Tuesday, December 2, 2014

Shared Storytelling: Advent Ghosts 2014

Is any season lonelier than solstice? The elements shove the sun over the horizon, force the flora into the earth, drive animals deep into their dens. And what of us? We contend with old paths turned treacherous by ice. Well-known tableaus have gone foreign, hills hoary with frost and trees stripped down to bare boughs. Spare a sigh over goldengrove unleaving, just one while rubbing aching knuckles and flexing numb toes, face ruddied to rawness by the cold. Then go home to shelter and faces known -- if not always friendly. We understand why. The half-full bottle hidden beneath the sink. Bills shoved to one side of the desk. Those hard words muttered in still moments. Breathe in the tired smells of stale coffee, damp cigarettes, and aerosol air freshener. Then pause. The air holds a hint of wood smoke as fire flares up in the hearth. The house creaks, wind whipping around the eaves. Tinsel glitters in the dim light. The person sitting across from you smiles tentatively. Starts to speak. Hesitates. The silence, filled as it is with the ghosts of old arguments, is deep.

What will you say to break it?

Welcome to Advent Ghosts 2014, the sixth annual shared storytelling event at ISLF. Every year, a group of us gather to celebrate the old Anglophile tradition of swapping spooky tales on Christmas Eve. We shake things up just a little bit, though. Rather than writing lengthy pieces, we compose 100-word stories -- dubbed "drabbles" -- and post them the weekend prior to Christmas. All comers are welcome, just so long as they follow a few simple rules ...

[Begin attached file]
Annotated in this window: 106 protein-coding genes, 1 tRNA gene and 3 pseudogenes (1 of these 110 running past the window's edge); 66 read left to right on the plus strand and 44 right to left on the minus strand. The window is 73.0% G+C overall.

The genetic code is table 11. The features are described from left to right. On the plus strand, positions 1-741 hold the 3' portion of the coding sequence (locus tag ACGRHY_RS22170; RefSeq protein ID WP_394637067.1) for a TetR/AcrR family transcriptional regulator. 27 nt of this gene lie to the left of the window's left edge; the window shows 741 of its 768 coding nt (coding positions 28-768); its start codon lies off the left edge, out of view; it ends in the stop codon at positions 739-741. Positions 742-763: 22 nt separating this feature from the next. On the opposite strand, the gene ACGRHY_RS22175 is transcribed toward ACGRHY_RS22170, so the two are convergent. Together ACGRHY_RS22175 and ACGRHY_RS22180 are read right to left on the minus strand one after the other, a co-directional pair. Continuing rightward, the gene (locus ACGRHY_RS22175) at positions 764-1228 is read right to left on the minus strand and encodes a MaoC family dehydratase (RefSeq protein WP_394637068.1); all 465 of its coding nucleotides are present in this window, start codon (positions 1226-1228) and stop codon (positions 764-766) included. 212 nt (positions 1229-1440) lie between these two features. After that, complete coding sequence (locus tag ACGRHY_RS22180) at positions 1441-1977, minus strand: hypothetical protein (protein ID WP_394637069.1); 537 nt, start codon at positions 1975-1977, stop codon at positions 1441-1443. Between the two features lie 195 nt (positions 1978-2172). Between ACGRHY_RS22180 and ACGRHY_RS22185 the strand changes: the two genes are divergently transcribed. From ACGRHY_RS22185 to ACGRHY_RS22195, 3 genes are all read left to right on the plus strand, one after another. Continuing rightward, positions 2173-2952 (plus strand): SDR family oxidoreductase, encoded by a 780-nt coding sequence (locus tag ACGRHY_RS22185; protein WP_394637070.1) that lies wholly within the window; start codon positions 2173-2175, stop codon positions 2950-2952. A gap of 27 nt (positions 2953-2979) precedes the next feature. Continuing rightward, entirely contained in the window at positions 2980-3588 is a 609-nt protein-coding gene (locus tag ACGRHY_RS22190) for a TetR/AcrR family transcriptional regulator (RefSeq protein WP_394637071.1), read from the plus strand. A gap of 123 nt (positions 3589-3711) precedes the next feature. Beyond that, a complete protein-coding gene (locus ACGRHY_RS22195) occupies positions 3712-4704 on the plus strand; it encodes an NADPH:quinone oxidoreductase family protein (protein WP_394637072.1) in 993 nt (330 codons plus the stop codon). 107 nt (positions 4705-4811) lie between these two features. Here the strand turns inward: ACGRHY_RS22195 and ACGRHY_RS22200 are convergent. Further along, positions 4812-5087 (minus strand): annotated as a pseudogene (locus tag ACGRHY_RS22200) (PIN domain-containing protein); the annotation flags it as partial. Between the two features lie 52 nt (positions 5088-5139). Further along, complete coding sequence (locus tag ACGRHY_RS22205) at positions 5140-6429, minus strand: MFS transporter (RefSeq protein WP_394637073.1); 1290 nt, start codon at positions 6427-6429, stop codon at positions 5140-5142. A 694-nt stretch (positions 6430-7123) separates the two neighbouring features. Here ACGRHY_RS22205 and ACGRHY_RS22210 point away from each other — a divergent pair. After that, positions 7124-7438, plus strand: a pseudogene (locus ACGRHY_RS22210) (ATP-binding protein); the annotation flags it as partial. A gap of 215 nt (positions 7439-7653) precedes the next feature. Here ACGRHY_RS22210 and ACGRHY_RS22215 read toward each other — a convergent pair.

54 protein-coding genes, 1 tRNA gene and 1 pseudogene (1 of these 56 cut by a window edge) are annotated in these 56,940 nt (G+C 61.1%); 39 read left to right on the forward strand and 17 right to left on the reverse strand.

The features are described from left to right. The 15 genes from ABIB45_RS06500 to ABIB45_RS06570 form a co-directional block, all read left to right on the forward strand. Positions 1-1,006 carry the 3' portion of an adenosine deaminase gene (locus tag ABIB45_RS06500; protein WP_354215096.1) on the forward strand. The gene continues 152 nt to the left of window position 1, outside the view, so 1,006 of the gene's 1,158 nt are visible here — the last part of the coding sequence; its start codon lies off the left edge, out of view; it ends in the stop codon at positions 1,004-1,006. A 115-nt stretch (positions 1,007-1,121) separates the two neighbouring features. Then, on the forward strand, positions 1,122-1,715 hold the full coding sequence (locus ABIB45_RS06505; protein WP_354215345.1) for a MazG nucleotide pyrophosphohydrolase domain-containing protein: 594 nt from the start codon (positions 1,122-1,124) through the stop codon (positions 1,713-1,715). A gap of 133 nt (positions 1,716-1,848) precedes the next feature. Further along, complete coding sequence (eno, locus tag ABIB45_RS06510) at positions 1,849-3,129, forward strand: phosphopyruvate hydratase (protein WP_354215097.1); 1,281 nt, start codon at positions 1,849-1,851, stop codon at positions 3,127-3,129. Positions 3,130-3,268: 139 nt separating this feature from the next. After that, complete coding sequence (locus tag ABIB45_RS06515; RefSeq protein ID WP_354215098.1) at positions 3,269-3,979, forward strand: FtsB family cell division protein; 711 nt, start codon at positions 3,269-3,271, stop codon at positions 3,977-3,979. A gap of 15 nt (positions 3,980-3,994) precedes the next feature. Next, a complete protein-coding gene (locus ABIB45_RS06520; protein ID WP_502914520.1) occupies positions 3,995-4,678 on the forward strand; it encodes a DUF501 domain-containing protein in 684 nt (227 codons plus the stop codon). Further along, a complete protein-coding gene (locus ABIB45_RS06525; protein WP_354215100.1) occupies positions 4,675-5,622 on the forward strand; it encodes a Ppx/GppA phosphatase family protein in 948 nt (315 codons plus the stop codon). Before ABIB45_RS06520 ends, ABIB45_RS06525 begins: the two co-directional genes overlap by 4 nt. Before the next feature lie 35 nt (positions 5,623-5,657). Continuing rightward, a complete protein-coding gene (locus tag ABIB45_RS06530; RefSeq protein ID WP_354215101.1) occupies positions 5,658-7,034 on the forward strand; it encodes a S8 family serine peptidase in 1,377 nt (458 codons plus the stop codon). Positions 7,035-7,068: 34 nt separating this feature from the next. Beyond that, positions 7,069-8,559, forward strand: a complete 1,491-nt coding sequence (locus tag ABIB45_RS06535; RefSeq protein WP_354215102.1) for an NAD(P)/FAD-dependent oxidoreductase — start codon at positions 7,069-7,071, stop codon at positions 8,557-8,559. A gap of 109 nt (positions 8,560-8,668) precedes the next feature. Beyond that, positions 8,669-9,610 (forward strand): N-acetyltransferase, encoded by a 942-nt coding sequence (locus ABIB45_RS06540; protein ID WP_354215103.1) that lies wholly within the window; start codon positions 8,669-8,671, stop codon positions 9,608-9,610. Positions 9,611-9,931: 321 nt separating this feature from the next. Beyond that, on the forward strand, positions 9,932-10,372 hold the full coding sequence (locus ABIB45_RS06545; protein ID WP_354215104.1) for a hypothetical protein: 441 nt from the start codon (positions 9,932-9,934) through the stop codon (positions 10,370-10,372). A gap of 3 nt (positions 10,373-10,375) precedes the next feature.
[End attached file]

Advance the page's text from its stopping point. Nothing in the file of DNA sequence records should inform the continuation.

1) Email me at ISawLightningFall [at] gmail [dot] com if you want to contribute.
2) Pen an eerie little tale that's exactly 100-words long -- no fudging the length.
3) Post your story to your blog on Friday, December 19 and email the link to me. Hosting can be arranged for those without blogs of their own.
4) Understand that though I never have and never will censor stories, I do reserve the right to put content warnings on particularly graphic tales.
Remember this: Even though the event is dubbed "Advent Ghosts," you don't necessarily need to incorporate either element from that title. We're looking for a particular tone. Aim for creepy, scary, sad, unsettling. Work it any which way you want using the genre you like. Anything from horror to fantasy to crime fiction to weird takes on religious tales is fair game. Why not read the stories from last year and the year before that and the year before that? But whatever you do, just make sure the gooseflesh crawls up our necks. Come and help us pass these lonely days.

(Picture: CC 2010 by i k o)

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